This week I had the pleasure of speaking with my colleague Jane Fleming, Ph.D., faculty member at Erikson Institute and founder of Kids Like Us, on issues of traditional and digital media, technology, and diversity. Jane has conducted research in the area of urban children’s literature and has been actively involved in helping teachers find high quality urban literature for their classrooms.
During our conversation, we discussed one of her points from a previous presentation. In her session, she emphasized that even if we choose books that are multicultural, it doesn’t mean that these books will be culturally relevant to the children. While we want to expose children to content about different customs and traditions, we want to balance this with opportunities for children to identify with stories. For example, an African American child living in an inner-city neighborhood does not have the same culture or experiences as an African child growing up in a small village in Zimbabwe. While there may be similarities, there are distinct differences that include dialogue, environmental settings, community members, etc. Jane’s point on cultural relevancy reminds us of the importance of choosing media that connects with the children. This concept can be applied to guide our approach to including selections of media and technology that are reflective of young children’s experiences.
To help us pick media and technology that is culturally relevant to children, we, as parents and professionals, have to get to know them. We have to ask ourselves questions, such as: What is the language and dialogue they hear? What does their community look like? Who are the people within their community and family? What are their traditions and values? Once we are familiar with the children, we have a better lens of choosing tools that are reflective of their experiences and represent them in the characters and stories. In addition to have a critical lens, we need to feel comfortable and competent with vetting through different tools and brainstorming with other parents and professionals.
One of the notable affordances of technology and digital media is that children can build their own content or projects. If we’re having trouble finding content that is appropriate and inclusive of diverse cultures, we can select tools that give children a voice and allow them to capture their stories and information. Children can create their own story using a storytelling or screen casting app, create a dance for a robot using Kibo or Bo & Yana, or create a short video or cartoon using Scratch Jr. or iMovie. These are powerful opportunities for children to express themselves, share their perspectives, and become aware of media creation. This builds foundational skills to help develop their digital and media literacy.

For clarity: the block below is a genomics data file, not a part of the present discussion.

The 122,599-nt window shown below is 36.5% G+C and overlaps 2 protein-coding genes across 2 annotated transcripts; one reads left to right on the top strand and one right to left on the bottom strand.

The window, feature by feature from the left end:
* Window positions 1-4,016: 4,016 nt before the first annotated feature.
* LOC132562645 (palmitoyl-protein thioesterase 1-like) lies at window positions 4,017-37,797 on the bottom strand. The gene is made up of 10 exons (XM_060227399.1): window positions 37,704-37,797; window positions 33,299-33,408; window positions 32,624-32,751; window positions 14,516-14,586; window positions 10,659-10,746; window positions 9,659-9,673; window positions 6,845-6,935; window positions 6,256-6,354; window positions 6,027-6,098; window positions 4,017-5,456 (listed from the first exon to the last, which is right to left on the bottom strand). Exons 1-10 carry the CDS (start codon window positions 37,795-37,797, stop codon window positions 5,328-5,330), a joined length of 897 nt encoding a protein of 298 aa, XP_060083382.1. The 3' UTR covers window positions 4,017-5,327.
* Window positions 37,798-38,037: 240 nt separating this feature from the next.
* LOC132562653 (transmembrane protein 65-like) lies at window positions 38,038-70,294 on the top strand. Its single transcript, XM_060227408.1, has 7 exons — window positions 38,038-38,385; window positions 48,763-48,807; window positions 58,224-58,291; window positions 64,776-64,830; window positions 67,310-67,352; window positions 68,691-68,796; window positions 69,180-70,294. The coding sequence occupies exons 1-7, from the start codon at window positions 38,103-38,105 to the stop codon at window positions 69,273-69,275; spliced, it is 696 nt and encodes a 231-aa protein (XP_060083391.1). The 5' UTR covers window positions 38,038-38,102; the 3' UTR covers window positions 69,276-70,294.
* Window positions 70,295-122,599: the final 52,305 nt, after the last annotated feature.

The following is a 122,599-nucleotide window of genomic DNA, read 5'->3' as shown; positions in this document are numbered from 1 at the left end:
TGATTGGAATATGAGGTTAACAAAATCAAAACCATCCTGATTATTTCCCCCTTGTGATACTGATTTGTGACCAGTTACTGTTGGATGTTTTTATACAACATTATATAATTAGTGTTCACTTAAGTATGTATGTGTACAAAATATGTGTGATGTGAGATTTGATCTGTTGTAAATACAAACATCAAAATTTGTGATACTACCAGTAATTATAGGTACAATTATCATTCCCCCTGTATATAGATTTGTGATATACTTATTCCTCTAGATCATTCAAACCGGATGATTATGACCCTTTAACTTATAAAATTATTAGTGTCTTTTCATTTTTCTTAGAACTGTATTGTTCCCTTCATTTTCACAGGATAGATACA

Being multicultural and culturally relevant are two distinct approaches to examining children’s media. The world of children’s literature can help us become more knowledgeable about these concepts and guide our thinking and application of multiculturalism and cultural relevancy to young children’s interactive media and technology. This in turn will create meaningful and authentic learning opportunities where children feel empowered and a part of a community. If you’ve found some helpful ways of translating your experience with children’s literature to new media and technologies, feel free to share your story.
7 Replies to “From Children’s Literature to New Technologies: Cultural Relevance in New Media and Digital Tools”
Nice post, Amanda! Two things come to mind from the programs I’ve worked with on this topic:
1. Relevance is key. I work with several programs that seem content with checking a box saying multicultural literature is present even if it may not be culturally relevant to their population. One of the things I’ve learned with working with school librarians is the importance of understanding the population first, then acquiring materials to specifically support it. If used incorrectly, general multicultural titles/resources might miss the mark and come off as little more than a patronizing nod.
2. What’s the intention? Once you know the population, determining how you plan to connect with the children is an important next step in selecting appropriate tools. Understanding whether the resources are to serve as “mirrors” or “windows” can limit confusion. Is the intention to expose the children to various cultures that might be different from their own [windows]? Or to connect with children and show them a reflection of themselves [mirrors]?
Thanks for your comments and sharing your experience Andrew. Relevance and intentionality are important and prompt us to ask thoughtful questions. I have found it helpful to brainstorm with other professionals and parents when addressing these issues. Other people can sometimes point me to new content and resources and help me clarify my ideas and assess my plan.